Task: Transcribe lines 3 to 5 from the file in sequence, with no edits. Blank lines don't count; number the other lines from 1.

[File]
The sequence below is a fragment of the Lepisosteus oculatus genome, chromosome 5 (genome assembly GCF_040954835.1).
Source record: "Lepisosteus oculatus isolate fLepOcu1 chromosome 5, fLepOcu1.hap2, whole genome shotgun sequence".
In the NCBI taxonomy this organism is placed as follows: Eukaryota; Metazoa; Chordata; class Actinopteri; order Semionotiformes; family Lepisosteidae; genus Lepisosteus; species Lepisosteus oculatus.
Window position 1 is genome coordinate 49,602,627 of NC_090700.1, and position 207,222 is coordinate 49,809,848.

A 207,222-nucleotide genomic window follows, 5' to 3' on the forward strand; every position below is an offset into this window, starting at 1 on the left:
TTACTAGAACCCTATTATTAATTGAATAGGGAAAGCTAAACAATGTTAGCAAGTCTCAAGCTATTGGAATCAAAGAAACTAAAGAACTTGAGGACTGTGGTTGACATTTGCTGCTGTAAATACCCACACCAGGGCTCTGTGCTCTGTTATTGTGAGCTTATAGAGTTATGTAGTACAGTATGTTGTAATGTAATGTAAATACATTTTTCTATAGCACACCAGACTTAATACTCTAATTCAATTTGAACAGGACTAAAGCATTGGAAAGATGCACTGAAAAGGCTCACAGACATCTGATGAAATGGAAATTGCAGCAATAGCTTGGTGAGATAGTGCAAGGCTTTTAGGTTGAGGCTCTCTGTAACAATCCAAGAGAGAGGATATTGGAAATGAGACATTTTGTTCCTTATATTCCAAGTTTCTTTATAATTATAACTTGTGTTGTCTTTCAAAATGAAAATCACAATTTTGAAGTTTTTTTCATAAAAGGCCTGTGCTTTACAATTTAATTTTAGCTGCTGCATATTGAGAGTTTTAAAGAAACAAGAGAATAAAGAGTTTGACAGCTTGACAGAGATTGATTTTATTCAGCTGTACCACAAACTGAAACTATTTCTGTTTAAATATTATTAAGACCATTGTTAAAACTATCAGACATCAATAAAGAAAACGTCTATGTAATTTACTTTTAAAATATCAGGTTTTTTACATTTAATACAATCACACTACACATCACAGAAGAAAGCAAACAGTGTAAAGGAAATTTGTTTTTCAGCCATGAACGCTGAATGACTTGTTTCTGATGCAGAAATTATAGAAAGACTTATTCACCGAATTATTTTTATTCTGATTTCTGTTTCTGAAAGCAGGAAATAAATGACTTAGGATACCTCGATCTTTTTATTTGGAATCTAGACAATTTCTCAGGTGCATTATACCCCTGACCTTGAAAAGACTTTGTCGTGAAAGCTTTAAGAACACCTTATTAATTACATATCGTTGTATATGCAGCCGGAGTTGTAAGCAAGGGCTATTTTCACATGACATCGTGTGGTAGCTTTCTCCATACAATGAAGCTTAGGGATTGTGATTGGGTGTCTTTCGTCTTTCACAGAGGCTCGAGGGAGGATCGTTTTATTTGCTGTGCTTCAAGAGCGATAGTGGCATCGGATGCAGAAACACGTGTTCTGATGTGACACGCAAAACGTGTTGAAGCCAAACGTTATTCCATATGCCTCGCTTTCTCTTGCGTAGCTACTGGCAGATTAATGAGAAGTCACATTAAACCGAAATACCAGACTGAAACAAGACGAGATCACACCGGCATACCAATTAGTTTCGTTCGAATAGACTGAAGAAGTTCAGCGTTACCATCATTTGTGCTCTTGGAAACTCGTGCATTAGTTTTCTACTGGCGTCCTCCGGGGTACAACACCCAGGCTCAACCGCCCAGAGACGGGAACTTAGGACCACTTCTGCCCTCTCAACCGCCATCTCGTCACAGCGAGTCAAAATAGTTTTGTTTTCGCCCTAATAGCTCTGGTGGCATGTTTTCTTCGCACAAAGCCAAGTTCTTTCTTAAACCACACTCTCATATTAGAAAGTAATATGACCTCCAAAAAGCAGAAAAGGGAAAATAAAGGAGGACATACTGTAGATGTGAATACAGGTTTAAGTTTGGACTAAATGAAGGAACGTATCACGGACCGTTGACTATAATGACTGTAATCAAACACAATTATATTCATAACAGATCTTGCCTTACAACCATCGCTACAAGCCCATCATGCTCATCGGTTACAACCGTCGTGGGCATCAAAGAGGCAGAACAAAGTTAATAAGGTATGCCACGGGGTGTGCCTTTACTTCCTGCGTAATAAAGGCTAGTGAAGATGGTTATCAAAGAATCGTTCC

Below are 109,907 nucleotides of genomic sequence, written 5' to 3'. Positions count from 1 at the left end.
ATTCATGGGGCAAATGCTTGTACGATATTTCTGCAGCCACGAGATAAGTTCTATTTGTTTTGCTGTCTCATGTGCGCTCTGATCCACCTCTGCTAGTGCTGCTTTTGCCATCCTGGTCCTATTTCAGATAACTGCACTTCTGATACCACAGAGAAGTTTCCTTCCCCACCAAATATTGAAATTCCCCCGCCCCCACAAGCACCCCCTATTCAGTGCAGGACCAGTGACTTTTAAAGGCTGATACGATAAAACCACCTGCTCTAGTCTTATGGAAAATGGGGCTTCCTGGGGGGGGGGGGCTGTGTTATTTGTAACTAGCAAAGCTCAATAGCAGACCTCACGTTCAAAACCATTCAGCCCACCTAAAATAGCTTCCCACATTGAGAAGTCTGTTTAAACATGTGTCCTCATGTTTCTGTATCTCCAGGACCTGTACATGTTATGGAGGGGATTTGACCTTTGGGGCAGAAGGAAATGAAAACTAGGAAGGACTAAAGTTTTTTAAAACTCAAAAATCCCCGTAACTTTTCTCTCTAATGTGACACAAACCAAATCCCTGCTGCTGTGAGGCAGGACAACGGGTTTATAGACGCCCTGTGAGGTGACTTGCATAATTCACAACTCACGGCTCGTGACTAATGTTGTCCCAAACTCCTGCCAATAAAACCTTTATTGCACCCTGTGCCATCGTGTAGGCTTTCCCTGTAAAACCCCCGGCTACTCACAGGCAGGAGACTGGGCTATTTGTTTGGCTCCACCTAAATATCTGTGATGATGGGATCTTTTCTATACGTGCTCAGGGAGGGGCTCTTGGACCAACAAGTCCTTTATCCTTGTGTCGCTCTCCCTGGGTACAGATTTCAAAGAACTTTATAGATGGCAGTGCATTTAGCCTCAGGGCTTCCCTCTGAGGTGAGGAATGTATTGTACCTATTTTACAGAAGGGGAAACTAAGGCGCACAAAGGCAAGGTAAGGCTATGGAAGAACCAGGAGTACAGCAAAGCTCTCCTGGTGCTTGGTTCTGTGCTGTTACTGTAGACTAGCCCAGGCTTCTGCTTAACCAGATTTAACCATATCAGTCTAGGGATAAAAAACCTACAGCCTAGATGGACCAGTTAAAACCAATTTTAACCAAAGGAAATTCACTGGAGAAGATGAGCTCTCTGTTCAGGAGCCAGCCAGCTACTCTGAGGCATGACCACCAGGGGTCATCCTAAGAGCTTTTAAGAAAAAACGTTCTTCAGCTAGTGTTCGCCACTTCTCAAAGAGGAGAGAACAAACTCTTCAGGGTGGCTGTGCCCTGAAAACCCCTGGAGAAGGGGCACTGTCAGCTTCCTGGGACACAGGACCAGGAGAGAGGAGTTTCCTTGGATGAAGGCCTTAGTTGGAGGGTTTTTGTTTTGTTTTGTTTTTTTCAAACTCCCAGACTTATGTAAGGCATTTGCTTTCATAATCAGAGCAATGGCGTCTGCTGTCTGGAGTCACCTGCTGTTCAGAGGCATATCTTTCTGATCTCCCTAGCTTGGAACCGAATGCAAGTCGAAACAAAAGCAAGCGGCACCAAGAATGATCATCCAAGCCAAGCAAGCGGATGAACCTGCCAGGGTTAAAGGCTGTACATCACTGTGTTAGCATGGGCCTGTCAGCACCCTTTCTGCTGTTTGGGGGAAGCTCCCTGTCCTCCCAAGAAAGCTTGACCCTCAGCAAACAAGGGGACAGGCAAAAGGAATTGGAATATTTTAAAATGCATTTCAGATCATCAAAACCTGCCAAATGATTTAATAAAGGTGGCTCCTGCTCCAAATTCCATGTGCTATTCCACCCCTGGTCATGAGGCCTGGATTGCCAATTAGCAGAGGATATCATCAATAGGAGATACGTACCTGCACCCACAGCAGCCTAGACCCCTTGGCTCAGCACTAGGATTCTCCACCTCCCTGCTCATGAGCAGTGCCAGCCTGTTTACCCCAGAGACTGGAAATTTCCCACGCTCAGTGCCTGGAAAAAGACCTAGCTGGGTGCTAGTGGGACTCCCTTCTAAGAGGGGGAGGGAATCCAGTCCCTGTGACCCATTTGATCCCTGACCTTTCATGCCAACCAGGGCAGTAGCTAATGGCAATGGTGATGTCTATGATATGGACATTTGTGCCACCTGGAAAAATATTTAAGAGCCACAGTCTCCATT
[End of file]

In the NCBI taxonomy this organism is placed as follows: Eukaryota; Metazoa; Chordata; class Actinopteri; order Semionotiformes; family Lepisosteidae; genus Lepisosteus; species Lepisosteus oculatus.
Window position 1 is genome coordinate 49,602,627 of NC_090700.1, and position 207,222 is coordinate 49,809,848.

A 207,222-nucleotide genomic window follows, 5' to 3' on the forward strand; every position below is an offset into this window, starting at 1 on the left: